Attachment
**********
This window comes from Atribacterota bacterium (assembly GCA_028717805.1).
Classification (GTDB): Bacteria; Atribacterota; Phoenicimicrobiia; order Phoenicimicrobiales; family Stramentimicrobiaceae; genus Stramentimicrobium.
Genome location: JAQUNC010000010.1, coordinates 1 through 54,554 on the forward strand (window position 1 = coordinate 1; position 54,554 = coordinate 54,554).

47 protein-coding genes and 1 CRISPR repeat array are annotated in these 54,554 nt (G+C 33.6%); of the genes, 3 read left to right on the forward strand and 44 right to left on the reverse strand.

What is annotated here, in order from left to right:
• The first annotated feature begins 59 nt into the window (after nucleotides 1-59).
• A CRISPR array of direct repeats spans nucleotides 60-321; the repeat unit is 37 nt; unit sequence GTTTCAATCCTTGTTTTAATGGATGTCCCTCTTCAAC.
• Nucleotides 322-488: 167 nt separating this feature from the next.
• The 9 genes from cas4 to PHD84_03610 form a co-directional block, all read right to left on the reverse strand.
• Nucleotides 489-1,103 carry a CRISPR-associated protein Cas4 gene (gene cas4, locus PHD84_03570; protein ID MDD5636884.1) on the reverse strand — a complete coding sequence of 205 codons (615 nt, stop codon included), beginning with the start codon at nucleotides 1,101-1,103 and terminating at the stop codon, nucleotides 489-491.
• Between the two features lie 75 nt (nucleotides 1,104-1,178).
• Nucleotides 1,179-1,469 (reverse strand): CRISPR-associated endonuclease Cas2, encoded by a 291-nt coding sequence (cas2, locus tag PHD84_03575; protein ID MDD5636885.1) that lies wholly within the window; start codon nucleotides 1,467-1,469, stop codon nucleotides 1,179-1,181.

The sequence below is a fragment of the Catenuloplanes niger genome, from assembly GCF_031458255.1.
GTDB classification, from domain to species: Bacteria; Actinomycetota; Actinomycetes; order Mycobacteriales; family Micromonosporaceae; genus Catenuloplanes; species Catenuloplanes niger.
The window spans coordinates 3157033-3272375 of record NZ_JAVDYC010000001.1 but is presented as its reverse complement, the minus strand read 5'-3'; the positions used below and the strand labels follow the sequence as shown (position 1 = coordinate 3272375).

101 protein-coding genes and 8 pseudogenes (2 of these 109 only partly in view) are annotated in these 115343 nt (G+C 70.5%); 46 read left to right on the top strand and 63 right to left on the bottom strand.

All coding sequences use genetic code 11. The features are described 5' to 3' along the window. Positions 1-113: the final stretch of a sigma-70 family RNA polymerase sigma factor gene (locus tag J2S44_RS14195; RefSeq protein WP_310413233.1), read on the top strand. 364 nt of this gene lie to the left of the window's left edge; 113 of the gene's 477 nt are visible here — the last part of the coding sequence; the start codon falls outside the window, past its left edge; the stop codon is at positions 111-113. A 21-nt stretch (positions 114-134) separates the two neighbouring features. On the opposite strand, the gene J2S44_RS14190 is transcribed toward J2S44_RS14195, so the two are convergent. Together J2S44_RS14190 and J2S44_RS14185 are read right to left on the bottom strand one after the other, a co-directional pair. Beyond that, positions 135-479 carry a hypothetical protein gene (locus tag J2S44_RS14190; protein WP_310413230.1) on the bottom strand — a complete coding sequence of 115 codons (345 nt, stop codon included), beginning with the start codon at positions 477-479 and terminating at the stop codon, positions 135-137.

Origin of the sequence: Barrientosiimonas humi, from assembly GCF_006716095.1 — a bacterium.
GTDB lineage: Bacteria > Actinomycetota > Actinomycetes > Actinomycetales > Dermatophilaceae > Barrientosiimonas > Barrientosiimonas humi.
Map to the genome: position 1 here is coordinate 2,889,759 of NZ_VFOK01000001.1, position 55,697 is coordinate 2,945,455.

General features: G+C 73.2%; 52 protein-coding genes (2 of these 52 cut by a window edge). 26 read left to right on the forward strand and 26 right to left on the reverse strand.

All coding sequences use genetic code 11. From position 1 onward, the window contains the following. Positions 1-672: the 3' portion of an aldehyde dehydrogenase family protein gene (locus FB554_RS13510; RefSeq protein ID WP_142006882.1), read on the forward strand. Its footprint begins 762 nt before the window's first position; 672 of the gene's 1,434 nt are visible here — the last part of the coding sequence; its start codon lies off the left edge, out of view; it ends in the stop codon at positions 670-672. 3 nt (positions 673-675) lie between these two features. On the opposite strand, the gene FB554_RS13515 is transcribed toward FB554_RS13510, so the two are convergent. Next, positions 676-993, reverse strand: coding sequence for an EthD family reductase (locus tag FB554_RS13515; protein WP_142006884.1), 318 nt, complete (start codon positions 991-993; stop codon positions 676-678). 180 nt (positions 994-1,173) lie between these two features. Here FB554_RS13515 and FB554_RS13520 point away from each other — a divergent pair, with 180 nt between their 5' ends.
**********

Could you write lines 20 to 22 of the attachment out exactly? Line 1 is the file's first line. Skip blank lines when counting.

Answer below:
Map to the genome: position 1 here is coordinate 2,889,759 of NZ_VFOK01000001.1, position 55,697 is coordinate 2,945,455.

General features: G+C 73.2%; 52 protein-coding genes (2 of these 52 cut by a window edge). 26 read left to right on the forward strand and 26 right to left on the reverse strand.

All coding sequences use genetic code 11. From position 1 onward, the window contains the following. Positions 1-672: the 3' portion of an aldehyde dehydrogenase family protein gene (locus FB554_RS13510; RefSeq protein ID WP_142006882.1), read on the forward strand. Its footprint begins 762 nt before the window's first position; 672 of the gene's 1,434 nt are visible here — the last part of the coding sequence; its start codon lies off the left edge, out of view; it ends in the stop codon at positions 670-672. 3 nt (positions 673-675) lie between these two features. On the opposite strand, the gene FB554_RS13515 is transcribed toward FB554_RS13510, so the two are convergent. Next, positions 676-993, reverse strand: coding sequence for an EthD family reductase (locus tag FB554_RS13515; protein WP_142006884.1), 318 nt, complete (start codon positions 991-993; stop codon positions 676-678). 180 nt (positions 994-1,173) lie between these two features. Here FB554_RS13515 and FB554_RS13520 point away from each other — a divergent pair, with 180 nt between their 5' ends.